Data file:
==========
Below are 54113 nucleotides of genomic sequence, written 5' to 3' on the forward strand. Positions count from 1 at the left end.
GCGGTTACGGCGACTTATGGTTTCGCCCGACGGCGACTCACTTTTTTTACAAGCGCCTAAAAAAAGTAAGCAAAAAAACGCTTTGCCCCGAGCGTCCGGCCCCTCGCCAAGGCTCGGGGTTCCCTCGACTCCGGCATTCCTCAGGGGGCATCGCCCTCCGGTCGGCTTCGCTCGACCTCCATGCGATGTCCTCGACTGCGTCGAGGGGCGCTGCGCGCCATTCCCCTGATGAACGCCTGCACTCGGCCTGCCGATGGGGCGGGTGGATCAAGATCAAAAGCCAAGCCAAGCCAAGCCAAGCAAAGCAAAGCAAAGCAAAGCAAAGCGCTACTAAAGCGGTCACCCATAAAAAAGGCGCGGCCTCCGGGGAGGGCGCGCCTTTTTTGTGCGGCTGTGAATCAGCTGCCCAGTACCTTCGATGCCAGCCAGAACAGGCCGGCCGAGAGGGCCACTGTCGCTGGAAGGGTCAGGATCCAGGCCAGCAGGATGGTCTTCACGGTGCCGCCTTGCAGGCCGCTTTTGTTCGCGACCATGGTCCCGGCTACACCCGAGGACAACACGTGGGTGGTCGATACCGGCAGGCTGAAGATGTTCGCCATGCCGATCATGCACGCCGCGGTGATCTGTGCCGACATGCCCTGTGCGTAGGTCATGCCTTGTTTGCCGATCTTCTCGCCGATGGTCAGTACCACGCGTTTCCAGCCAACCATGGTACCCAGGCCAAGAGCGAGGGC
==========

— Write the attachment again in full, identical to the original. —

Below are 54113 nucleotides of genomic sequence, written 5' to 3' on the forward strand. Positions count from 1 at the left end.
GCGGTTACGGCGACTTATGGTTTCGCCCGACGGCGACTCACTTTTTTTACAAGCGCCTAAAAAAAGTAAGCAAAAAAACGCTTTGCCCCGAGCGTCCGGCCCCTCGCCAAGGCTCGGGGTTCCCTCGACTCCGGCATTCCTCAGGGGGCATCGCCCTCCGGTCGGCTTCGCTCGACCTCCATGCGATGTCCTCGACTGCGTCGAGGGGCGCTGCGCGCCATTCCCCTGATGAACGCCTGCACTCGGCCTGCCGATGGGGCGGGTGGATCAAGATCAAAAGCCAAGCCAAGCCAAGCCAAGCAAAGCAAAGCAAAGCAAAGCAAAGCGCTACTAAAGCGGTCACCCATAAAAAAGGCGCGGCCTCCGGGGAGGGCGCGCCTTTTTTGTGCGGCTGTGAATCAGCTGCCCAGTACCTTCGATGCCAGCCAGAACAGGCCGGCCGAGAGGGCCACTGTCGCTGGAAGGGTCAGGATCCAGGCCAGCAGGATGGTCTTCACGGTGCCGCCTTGCAGGCCGCTTTTGTTCGCGACCATGGTCCCGGCTACACCCGAGGACAACACGTGGGTGGTCGATACCGGCAGGCTGAAGATGTTCGCCATGCCGATCATGCACGCCGCGGTGATCTGTGCCGACATGCCCTGTGCGTAGGTCATGCCTTGTTTGCCGATCTTCTCGCCGATGGTCAGTACCACGCGTTTCCAGCCAACCATGGTACCCAGGCCAAGAGCGAGGGC